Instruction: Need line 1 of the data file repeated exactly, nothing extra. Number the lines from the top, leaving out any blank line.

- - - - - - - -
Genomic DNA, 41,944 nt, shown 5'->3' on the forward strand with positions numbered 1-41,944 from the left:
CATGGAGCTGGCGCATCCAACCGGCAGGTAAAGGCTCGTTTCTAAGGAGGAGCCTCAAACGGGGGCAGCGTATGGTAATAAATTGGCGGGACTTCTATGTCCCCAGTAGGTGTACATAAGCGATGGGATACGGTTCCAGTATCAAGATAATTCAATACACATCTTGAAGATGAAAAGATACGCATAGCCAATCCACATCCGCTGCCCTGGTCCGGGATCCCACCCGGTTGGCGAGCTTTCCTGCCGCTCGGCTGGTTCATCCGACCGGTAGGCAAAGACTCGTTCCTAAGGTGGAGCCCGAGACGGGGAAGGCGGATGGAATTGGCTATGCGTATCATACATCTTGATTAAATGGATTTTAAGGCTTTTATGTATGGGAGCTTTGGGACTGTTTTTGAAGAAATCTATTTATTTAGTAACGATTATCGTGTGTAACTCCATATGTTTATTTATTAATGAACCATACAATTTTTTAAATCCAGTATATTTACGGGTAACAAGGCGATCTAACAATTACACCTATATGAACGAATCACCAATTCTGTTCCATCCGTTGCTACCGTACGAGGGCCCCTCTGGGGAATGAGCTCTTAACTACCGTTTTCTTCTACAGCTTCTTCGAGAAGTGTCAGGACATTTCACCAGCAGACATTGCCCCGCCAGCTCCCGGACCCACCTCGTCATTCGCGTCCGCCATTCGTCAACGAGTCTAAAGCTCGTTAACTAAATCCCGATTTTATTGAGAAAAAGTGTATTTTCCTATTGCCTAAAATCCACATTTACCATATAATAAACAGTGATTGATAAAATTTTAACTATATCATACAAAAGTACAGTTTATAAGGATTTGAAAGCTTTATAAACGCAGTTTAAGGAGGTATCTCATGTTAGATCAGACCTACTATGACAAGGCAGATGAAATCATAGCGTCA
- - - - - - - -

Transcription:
Genomic DNA, 41,944 nt, shown 5'->3' on the forward strand with positions numbered 1-41,944 from the left: